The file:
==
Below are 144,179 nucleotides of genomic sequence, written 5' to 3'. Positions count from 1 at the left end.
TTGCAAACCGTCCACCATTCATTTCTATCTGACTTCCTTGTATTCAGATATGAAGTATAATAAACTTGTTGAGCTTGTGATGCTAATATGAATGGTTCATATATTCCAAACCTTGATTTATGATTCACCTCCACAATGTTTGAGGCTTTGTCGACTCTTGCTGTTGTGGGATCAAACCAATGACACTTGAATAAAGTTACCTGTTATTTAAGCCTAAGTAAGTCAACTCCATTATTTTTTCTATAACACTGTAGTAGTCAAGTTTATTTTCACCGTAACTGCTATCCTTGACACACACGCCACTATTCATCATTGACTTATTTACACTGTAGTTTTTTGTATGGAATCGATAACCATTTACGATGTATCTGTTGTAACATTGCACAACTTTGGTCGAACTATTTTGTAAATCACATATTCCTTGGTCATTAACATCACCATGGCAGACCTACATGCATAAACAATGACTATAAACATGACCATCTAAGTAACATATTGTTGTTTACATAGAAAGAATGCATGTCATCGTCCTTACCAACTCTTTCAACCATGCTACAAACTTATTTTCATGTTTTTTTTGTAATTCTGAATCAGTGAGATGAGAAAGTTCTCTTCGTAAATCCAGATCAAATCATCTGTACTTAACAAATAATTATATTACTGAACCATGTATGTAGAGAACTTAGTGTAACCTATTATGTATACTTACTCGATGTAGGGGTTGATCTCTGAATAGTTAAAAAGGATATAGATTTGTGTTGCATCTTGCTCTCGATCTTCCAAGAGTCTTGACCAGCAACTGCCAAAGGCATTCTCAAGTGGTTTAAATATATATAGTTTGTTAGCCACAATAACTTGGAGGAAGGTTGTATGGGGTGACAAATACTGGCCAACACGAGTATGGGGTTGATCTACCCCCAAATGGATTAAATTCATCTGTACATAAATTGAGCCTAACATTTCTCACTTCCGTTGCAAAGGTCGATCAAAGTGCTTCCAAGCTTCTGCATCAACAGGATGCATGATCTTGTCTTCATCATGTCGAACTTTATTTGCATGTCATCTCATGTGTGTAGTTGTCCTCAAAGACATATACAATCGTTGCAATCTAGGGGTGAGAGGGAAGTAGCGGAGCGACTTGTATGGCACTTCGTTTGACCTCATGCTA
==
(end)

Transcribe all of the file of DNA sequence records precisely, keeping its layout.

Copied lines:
Below are 144,179 nucleotides of genomic sequence, written 5' to 3'. Positions count from 1 at the left end.
TTGCAAACCGTCCACCATTCATTTCTATCTGACTTCCTTGTATTCAGATATGAAGTATAATAAACTTGTTGAGCTTGTGATGCTAATATGAATGGTTCATATATTCCAAACCTTGATTTATGATTCACCTCCACAATGTTTGAGGCTTTGTCGACTCTTGCTGTTGTGGGATCAAACCAATGACACTTGAATAAAGTTACCTGTTATTTAAGCCTAAGTAAGTCAACTCCATTATTTTTTCTATAACACTGTAGTAGTCAAGTTTATTTTCACCGTAACTGCTATCCTTGACACACACGCCACTATTCATCATTGACTTATTTACACTGTAGTTTTTTGTATGGAATCGATAACCATTTACGATGTATCTGTTGTAACATTGCACAACTTTGGTCGAACTATTTTGTAAATCACATATTCCTTGGTCATTAACATCACCATGGCAGACCTACATGCATAAACAATGACTATAAACATGACCATCTAAGTAACATATTGTTGTTTACATAGAAAGAATGCATGTCATCGTCCTTACCAACTCTTTCAACCATGCTACAAACTTATTTTCATGTTTTTTTTGTAATTCTGAATCAGTGAGATGAGAAAGTTCTCTTCGTAAATCCAGATCAAATCATCTGTACTTAACAAATAATTATATTACTGAACCATGTATGTAGAGAACTTAGTGTAACCTATTATGTATACTTACTCGATGTAGGGGTTGATCTCTGAATAGTTAAAAAGGATATAGATTTGTGTTGCATCTTGCTCTCGATCTTCCAAGAGTCTTGACCAGCAACTGCCAAAGGCATTCTCAAGTGGTTTAAATATATATAGTTTGTTAGCCACAATAACTTGGAGGAAGGTTGTATGGGGTGACAAATACTGGCCAACACGAGTATGGGGTTGATCTACCCCCAAATGGATTAAATTCATCTGTACATAAATTGAGCCTAACATTTCTCACTTCCGTTGCAAAGGTCGATCAAAGTGCTTCCAAGCTTCTGCATCAACAGGATGCATGATCTTGTCTTCATCATGTCGAACTTTATTTGCATGTCATCTCATGTGTGTAGTTGTCCTCAAAGACATATACAATCGTTGCAATCTAGGGGTGAGAGGGAAGTAGCGGAGCGACTTGTATGGCACTTCGTTTGACCTCATGCTA